I’m a runner, and have been actively running for over a decade. Since I started running, I’ve consumed Gatorade Lemon-Lime almost exclusively as my as my rehydration fluid of choice. Whenever my run will last over about an hour, I carry and consume Gatorade to offset fluid loss and give me some carbohydrate. The formulation is basic: sugar, salt, and potassium. There are a hundreds of electrolyte products out there, and even Gatorade makes versions with exotic ingredients now. But I’ve been faithful to the original: It’s cheap, I don’t mind the taste (even when its warm), you can buy it nearly anywhere, and it’s a common beverage (besides water) offered at races. Plus, I’ve never been that convinced that it matters all that much – I focus on the engine, not the fuel. After exercise I usually stick with water, preferring to get my electrolytes and carbohydrates from food, rather than liquid sources. But now I’m seeing advertising me that sports drinks are both artificial and inferior. Is it time to upgrade my fuel?
Coconut water isn’t just at the West Indian roti shop anymore: From the grocery store to the yoga studio to the running club, it’s everywhere. The excellent Planet Money podcast recently did a feature on the skyrocketing sales of coconut water, so I decided to take a closer look. Is coconut water a fad beverage, like Vitamin Water was last week, and pomegranate juice the week before? It’s positioned as a superior product for rehydration. The marketing and packaging rely heavily on the naturalistic fallacy, and it’s clearly an appeal to nature: Coconut water naturally contains sugars and electrolytes. Natural is believed to be better than unnatural, therefore coconut water is a better beverage choice. Or is it?
What’s in coconut water?
Don’t confuse coconut water with coconut milk, which contains a lot of coconut “meat”, the white solid we might refer to simply as coconut. Coconut water is the 2-4 cups of fluid inside a young coconut, which declines as the “meat” grows. Depending on when the water is withdrawn, the electrolyte levels may vary, but have been reported in the following ranges [PDF]:
- sodium 0.7-0.9 mEq/L
- potassium 35-82 mEq/L
- glucose 1.2-2.8 grams/L
- calcium 5-17 mEq/L
- magnesium 5-25 mEq/L
There are also small amounts of amino acids, vitamins and minerals present. Compared to a beverage like Gatorade, there’s more potassium, and less sodium and sugar. And unlike Gatorade, coconut has even been directly injected into veins.
The science of treating dehydration has been well evaluated – particularly in the treatment of diarrhea. In most cases, mild diarrhea is a bother. Severe, sustained diarrhea, however, particularly in children, can become life threatening without treatment. Diarrhea kills millions in the third world each year, mainly children under the age of 5. The treatment is simple, but not always available. The World Health Organization’s Oral Rehydration Solution (ORS), which is 6 level teaspoons of sugar and 1/2 level teaspoon of salt dissolved in 1 litre of water, is the considered optimal ratio of sugar and salt to support rehydration. Why sugar and salt in the water? It’s because plain water is not absorbed as well as a solution of salt and sugar. The journal The Lancet called this discovery “potentially the most important medical advance of this century.” The concentration of sugar and sodium will impact on how effectively a beverage will hydrate. How effectively are do the concentrations in a coconut support rehydration? Poorly. Coconut water appears to be inferior for hydration caused by diarrhea. Its electrolyte levels are inadequate – there’s not enough sodium.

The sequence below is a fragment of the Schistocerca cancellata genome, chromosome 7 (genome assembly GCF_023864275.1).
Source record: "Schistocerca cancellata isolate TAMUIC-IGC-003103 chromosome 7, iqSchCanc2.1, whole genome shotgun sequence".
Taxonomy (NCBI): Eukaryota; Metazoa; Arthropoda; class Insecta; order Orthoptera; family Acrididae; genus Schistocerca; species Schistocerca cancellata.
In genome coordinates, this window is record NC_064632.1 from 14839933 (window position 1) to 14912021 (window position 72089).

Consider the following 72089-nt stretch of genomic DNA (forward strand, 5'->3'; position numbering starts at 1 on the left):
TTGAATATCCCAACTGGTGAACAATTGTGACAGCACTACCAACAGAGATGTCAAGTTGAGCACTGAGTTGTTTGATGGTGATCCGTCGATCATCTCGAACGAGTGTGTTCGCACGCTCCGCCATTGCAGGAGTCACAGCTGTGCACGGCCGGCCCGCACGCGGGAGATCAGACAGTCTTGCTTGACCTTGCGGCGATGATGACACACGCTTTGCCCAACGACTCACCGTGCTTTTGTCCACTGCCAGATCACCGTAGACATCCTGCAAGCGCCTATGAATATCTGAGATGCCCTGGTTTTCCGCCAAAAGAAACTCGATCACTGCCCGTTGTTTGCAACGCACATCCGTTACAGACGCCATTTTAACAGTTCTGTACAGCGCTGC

So is this information relevant to exercise-induced dehydration? Here there have been some preliminary studies as well. I found three relevant to the question.
- Coconut water was compared to a carbohydrate/electrolye beverage, and plain water, in subjects who exercised in the heat. After exercise subjects drank 120% of their fluid loss. There was no significant difference in the amount of hydration achieved, electrolyte levels, or fluid balance.
- Another study compared plain water, sports drink, coconut water, and sodium-enriched coconut water. Again, subjects exercised in the heat and then rehydrated with 120% of their fluid losses. Here, sports drink and both coconut waters rehydrated to a similar extent and all were slightly superior to water. The sodium-enriched coconut water was reported as better tolerated than other beverages.
- Finally, in an article just published, Comparison of coconut water and a carbohydrate-electrolyte sport drink on measures of hydration and physical performance in exercise-trained men, coconut water was compared with sports drink and plain water, following exercise-induced dehydration. Yet again, no differences were noted between groups.
So what’s best?
There’s no convincing evidence to suggest that coconut water is a measurably superior beverage for hydration. Coconut water has no magical properties which make it more effective or superior than water or sports drinks when rehydrating. Having said that, many love the taste of coconut water. As a low calorie option, it may be preferred by some over sports drinks with more carbohydrate. Or you can stick with zero-calorie water, and eat something to replenish your electrolytes. Coconut water, or any other beverage, it doesn’t seem to matter for hydration.